If you find yourself on the couch this holiday season, dreading your return to work, or if one of your New Year's resolutions is to never again take abuse from your boss, perhaps 2007 is the year you finally start your own business. The good news is, today it may be easier than ever.
Gone are the days when a fledgling business required a large investment of start-up capital. With a phone, a computer, and a great idea, it's possible to join the legion of people who have started businesses from home.
Home-based businesses now comprise almost half of the estimated 26 million small businesses nationwide, according to an analysis of Census Bureau data. New technologies have made it possible for a solo entrepreneur to begin a business that once would have required the resources of a much larger organization. Thanks to new tools, the range of home-based industries stretches far beyond consulting or even eBay businesses.
Many solo entrepreneurs are finding success with service businesses, particularly those that cater to specific demographics, such as overworked professionals, children, or the elderly. A business caring for the elderly or teaching enrichment programs for children can easily be operated out of the home, as can businesses that provide support for busy people, such as a personal chef or weight-loss counseling business.
"Service businesses can be more fluid and flexible than retail businesses because they do not have the challenge of sustaining inventory," says Terri Lonier, author of Working Solo and founder of workingsolo.com. "Because they are not tied down with manufacturing or inventory costs, service businesses can be more responsive to the market."
Within the service industry, there is a growing need for businesses that provide specialized support services to other small-business owners. A small business may not be able to afford dedicated accounting, tech-support, or human-resources staff, so many solo entrepreneurs can fill a niche by providing outsourced services.
The ability to effectively provide an outsourced task to a larger company is possible thanks largely to the connectivity the Internet has provided. The Web also lets many other kinds of entrepreneurs reach people who need their niche products or services.
"I don't think we would see as many micro-businesses as we see today if it weren't for the Internet," says Gene Fairbrother, lead small-business consultant for the National Association for the Self Employed.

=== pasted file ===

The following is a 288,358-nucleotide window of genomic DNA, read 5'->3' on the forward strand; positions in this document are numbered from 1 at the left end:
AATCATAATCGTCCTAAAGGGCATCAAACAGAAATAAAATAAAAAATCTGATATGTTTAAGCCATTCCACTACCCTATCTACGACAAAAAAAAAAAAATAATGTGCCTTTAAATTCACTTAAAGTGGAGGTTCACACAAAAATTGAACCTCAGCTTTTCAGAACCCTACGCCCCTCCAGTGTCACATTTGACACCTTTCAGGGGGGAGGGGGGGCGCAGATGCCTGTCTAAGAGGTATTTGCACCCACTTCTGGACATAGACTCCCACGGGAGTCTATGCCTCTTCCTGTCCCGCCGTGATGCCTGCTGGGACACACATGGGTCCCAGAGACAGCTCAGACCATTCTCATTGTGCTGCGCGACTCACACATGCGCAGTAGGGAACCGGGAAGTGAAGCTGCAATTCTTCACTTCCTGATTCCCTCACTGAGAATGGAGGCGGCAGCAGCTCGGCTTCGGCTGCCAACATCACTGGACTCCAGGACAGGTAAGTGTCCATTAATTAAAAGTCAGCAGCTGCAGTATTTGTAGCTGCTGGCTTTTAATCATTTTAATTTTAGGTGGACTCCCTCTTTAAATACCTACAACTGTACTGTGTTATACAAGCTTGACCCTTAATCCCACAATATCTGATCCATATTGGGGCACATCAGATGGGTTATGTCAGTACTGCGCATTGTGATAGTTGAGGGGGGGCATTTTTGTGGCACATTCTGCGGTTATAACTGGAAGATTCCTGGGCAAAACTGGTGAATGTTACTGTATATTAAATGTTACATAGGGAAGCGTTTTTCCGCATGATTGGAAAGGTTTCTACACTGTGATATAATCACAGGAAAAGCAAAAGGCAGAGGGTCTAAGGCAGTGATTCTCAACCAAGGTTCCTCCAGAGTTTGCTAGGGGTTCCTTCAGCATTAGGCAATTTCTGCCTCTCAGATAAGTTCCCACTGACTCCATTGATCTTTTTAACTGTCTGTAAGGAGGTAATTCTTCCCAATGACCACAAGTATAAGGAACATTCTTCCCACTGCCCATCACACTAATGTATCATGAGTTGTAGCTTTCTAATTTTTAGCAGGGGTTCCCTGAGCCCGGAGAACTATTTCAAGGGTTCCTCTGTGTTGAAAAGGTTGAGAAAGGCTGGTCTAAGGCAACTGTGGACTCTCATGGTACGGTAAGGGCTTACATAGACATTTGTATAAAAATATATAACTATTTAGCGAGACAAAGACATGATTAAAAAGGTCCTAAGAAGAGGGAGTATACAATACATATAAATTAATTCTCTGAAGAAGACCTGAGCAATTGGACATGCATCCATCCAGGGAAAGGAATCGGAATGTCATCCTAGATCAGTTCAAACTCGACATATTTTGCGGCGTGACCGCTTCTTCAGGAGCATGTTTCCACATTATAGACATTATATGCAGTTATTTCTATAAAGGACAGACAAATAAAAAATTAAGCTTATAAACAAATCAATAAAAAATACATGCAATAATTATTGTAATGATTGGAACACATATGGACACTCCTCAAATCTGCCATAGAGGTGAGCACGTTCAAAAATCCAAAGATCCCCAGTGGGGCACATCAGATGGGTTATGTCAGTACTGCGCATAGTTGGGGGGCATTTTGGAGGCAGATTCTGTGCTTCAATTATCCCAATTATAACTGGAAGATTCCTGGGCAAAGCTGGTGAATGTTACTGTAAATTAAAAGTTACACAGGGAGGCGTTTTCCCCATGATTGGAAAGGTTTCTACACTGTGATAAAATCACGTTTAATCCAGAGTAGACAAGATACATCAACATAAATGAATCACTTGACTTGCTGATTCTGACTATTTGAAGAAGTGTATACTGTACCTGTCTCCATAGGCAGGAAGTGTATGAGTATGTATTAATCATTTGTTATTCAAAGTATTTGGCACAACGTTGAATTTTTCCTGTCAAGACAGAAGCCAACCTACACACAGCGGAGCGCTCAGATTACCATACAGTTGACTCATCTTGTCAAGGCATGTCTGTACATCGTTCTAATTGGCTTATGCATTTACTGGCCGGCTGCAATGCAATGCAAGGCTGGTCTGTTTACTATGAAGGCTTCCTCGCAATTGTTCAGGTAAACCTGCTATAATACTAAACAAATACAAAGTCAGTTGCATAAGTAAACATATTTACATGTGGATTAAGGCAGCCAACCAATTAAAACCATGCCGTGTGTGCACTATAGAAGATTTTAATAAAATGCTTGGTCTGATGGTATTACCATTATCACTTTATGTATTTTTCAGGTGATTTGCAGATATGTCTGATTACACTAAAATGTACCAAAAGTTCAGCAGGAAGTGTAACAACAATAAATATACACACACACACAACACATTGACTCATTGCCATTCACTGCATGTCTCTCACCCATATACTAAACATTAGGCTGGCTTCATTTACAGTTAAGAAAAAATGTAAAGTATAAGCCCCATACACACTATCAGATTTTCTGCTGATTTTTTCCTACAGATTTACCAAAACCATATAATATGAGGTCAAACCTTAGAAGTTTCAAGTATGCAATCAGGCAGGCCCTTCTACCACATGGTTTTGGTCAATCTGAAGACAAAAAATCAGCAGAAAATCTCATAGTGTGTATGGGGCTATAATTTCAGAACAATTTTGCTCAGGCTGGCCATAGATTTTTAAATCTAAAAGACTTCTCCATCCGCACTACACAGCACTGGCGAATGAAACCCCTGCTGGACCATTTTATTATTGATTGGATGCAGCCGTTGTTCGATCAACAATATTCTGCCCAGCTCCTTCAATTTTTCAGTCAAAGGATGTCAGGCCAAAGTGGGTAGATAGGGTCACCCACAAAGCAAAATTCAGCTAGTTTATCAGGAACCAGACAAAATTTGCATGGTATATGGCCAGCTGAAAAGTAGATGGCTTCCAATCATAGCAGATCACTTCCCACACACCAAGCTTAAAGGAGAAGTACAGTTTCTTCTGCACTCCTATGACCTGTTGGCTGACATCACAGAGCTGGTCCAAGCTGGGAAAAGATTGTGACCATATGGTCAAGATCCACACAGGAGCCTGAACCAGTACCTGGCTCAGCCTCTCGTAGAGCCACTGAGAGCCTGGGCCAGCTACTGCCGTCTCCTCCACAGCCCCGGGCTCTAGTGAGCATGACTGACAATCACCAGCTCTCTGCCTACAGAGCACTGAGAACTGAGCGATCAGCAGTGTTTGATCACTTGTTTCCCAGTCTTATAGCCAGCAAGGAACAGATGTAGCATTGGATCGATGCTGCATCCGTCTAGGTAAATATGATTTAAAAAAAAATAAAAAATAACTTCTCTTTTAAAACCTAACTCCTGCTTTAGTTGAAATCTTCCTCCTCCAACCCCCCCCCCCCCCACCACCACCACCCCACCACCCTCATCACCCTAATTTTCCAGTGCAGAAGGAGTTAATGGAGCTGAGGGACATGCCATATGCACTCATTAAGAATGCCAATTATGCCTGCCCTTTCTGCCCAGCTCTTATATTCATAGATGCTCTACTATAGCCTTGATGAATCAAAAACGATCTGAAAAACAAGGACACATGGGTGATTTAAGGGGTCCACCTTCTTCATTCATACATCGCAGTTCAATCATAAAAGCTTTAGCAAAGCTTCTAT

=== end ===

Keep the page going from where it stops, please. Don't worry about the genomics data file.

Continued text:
Low-cost, Internet-based tools are currently driving the home-based business boom, says Bruce Judson, senior faculty fellow at Yale School of Management and author of Go It Alone: The Secret to Building a Successful Business on Your Own. "It is literally now possible for an independent businessperson to rent, for $20 a month, software capabilities that were only available to Fortune 500 companies a few years ago."
Solo entrepreneurs can now create databases, manage e-mail lists, or do sequenced mailings at reasonable costs. Communication technologies, like VoIP phone service and online conferencing make it easy to create a home-based office with full-service functionality.
Such technologies are also making it possible for entrepreneurs to do business anywhere -- even remote, rural locations. In one example, a recent study found that eight of the top 10 most active eBay communities for buying and selling were small towns, not major cities.
In addition to providing tools that help entrepreneurs run their companies, this technology has also opened the door to new business models.
"What the Internet does is naturally disaggregates," Judson says. Business owners can package and sell their special skills a la carte, while consumers can do business with several small vendors, and purchase only the services they need.
"The Internet is absolutely one of the hottest markets for people to intelligently capitalize on," Fairbrother says.
With one major caveat, however. "Just because you build a website doesn't mean you're going to be successful," Fairbrother cautions. "It takes traditional business sense to succeed on the Internet."
"Nowadays, with websites costing $3 a month, you see a lot more scams," Lonier adds. "You see a lot of people who want to sell you information about how to have a successful business. You need to look at the track record of the person selling their advice or their business plan and determine whether it is really a broad enough based solution."
Lonier counsels would-be entrepreneurs to select the industry that is right for them, before purchasing or beginning any venture.
"The best business ideas spring from an individual's experience as well as their passion," Lonier says. "While [a new entrepreneur] should be aware of trends in the marketplace, it can be very dangerous to decide to start a solo business just because a certain industry is hot."
That said, Lonier notes that many of the industries that are "hot" right now are those that specialize. "The businesses that prosper are those that are not out to be number one in the world, but that identify and cater to a narrow niche which they can serve well and grow with over time."
"The key is to be super-focused on one thing," Judson adds. "Do what you do best, and let someone else deal with the rest."
Judson also advises people embarking upon a home-based business venture to not rush the start-up process. "If there is any way to do so, get any piece of [the business] up and running before you leave your day job. If you start your business on the side, you can work on it until you know, as much as is possible, whether your idea is going to work."
"What I hear from people who have been successful is 'I quit my day job when I didn't have time to sleep," Judson says. "But many people would trade six months of less sleep for a chance at a new life."